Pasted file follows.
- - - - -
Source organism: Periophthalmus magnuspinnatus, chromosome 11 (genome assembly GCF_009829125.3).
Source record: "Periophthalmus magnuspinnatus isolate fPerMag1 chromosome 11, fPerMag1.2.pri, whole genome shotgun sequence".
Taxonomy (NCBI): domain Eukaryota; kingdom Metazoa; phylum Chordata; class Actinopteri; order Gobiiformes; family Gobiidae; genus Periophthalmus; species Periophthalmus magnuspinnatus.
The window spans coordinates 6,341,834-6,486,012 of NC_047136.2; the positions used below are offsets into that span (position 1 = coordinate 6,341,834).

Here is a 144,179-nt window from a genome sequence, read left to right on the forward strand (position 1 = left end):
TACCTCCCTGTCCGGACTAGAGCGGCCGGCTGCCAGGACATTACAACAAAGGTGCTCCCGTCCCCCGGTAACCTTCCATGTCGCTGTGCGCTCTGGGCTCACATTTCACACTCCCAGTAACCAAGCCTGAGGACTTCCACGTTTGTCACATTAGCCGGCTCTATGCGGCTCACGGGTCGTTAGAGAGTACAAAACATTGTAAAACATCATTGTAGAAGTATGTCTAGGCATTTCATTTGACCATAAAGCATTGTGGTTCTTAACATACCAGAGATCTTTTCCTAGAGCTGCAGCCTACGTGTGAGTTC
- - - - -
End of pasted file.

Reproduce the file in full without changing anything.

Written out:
Source organism: Periophthalmus magnuspinnatus, chromosome 11 (genome assembly GCF_009829125.3).
Source record: "Periophthalmus magnuspinnatus isolate fPerMag1 chromosome 11, fPerMag1.2.pri, whole genome shotgun sequence".
Taxonomy (NCBI): domain Eukaryota; kingdom Metazoa; phylum Chordata; class Actinopteri; order Gobiiformes; family Gobiidae; genus Periophthalmus; species Periophthalmus magnuspinnatus.
The window spans coordinates 6,341,834-6,486,012 of NC_047136.2; the positions used below are offsets into that span (position 1 = coordinate 6,341,834).

Here is a 144,179-nt window from a genome sequence, read left to right on the forward strand (position 1 = left end):
TACCTCCCTGTCCGGACTAGAGCGGCCGGCTGCCAGGACATTACAACAAAGGTGCTCCCGTCCCCCGGTAACCTTCCATGTCGCTGTGCGCTCTGGGCTCACATTTCACACTCCCAGTAACCAAGCCTGAGGACTTCCACGTTTGTCACATTAGCCGGCTCTATGCGGCTCACGGGTCGTTAGAGAGTACAAAACATTGTAAAACATCATTGTAGAAGTATGTCTAGGCATTTCATTTGACCATAAAGCATTGTGGTTCTTAACATACCAGAGATCTTTTCCTAGAGCTGCAGCCTACGTGTGAGTTC